Diabetes: What If?

We bleed through this disease in more ways than one, but what if? And I’m not proposing some miracle cure, some hogwash alternative remedy beyond the honest diet and exercise. What I am proposing is purely theoretical – a fantasy or nightmare – what would you give up to stop the bleeding? Could you lose time to make time? And this is where it gets rather outlandish; her is the proposal; one year only (12 months, 365 non leap days) in a medically induced coma; where you lay there, sugar levels constantly monitored; fed and medicated through a drip; nothing fancy, nothing technical, just lots and lots of sleep to be caught up as you lay there oblivious to the world and your family pop in to visit – even the press have popped in to take a few snaps, you are flavour of the month.

It’s nice not to worry about money isn’t it? Your better half holds your hand, every day, playing the songs you love and whispering how they love you. Phoebe has had a baby! Your cousin Joey turned 21 today; he will be in a prison cell before he makes 22. Aunt Monica had a heart bypass; uncle Chandler, he’s got that angina.

Orderlies’ stretch and work your muscles; your colostomy bag is pure as the driven snow. That job you hated, they got taken over, under new management, said they had to let you go. Something in your contract: seems your days off in absenteeism have made your productivity terminally ill.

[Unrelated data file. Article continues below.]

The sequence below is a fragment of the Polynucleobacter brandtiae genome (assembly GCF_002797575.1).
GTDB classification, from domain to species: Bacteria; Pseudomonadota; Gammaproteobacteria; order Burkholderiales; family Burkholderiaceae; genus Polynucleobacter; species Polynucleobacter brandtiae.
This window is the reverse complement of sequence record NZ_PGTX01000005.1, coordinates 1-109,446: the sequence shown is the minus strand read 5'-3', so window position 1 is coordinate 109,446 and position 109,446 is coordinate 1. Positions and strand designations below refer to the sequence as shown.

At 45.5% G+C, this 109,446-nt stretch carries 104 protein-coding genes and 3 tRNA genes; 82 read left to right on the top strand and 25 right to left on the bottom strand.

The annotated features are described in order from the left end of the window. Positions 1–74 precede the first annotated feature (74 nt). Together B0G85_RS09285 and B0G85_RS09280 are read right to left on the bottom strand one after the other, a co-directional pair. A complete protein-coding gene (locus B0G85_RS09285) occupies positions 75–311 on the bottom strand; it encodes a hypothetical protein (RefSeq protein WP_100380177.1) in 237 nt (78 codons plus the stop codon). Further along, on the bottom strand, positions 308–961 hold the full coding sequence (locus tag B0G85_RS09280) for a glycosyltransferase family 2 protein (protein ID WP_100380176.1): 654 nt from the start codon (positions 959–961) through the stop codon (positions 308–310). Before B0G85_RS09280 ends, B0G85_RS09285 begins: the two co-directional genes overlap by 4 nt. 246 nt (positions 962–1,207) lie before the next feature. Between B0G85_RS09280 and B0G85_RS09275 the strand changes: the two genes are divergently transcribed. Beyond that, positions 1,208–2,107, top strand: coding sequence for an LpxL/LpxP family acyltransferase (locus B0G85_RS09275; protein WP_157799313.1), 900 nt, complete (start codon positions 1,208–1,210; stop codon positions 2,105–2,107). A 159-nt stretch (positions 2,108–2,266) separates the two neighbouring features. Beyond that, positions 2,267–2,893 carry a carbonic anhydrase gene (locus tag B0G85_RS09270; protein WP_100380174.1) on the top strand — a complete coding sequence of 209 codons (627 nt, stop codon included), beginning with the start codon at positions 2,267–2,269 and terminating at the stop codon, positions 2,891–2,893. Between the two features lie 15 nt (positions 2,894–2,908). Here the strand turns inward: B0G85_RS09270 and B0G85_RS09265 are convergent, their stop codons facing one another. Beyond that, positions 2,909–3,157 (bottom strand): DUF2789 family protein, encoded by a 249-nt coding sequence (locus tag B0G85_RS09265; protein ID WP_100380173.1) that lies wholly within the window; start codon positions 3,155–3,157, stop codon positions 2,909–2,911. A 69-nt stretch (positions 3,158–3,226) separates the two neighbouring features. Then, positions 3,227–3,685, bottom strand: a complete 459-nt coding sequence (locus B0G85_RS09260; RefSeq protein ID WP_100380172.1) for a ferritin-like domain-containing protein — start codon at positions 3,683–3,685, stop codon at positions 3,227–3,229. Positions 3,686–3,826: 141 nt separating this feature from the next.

And your eyes are healing nicely. Your Dr. said you couldn’t do it but you did; all those little vessels retracting and BMI back to perfect. Twinkle toes the Nurses’ call you, but no one is around to hear them. Your life partner, the one you love, the one you drove crazy with the fluctuating blood sugar emotions, now makes your best friend very happy. It was hard to look at you, watch you sleeping; they had to take comfort in someone.

Hey, uncle Chandler and his angina. I’m sorry. What? We are forgetting, you didn’t even know he was ill when you went under.

Well that’s you then, time to get up, wakey-wakey-eggs-and-bacey, an ice cube in your mouth and peace of mind. A healing rest untouched by stress in a tidy, empty room.

And on a good day, diabetes is not such a bad disease to have.

By Paul Cathcart, Author of, ‘Persona Non Grata with Diabetes.’

www.pngwd.com

Click here to purchase “Persona Non Grata with Diabetes” on Amazon (US).

Click here to purchase “Persona Non Grata with Diabetes” on Amazon (UK).

Diabetes Awareness?

On a good day, diabetes isn’t a bad disease to have – I say this all the time. On a bad day, when I’m so crazy, infuriated and angry about the slightest, next-to-nothing, when I’m ‘exploitative’ hating myself for finding a normal day so difficult and I just can’t get my sugar to come down; when I’m so scared my eye bleeds again and a world of opportunity threatening to be taken away from me; well then I’ll seriously consider swapping you my diabetes for something else, you take your pick.

 

We sit around these closed groups, shuttered off from prying, probably numbed and uninterested eyes, ebbing closer on folding wooden chairs, and it strikes me, that to read into a diabetes blog on a personal level, to commit to comment whilst disguising our truer self from scrutiny; we are more-or-less embedding ourselves into the world of Alcoholic’s Anonymous, with all inherent shame and inaccurate social conclusion.

Diabetes Awareness Week then, is that the solution? Depends on what the awareness is I suppose. Because when Diabetes Awareness stands for diagnosis, balloons popped, smiles and cheers; well that’s not my diabetes, and in turn that diabetes awareness inherits me shame. But then again, as I always say, ‘diabetes isn’t a bad disease to have – on a good day.’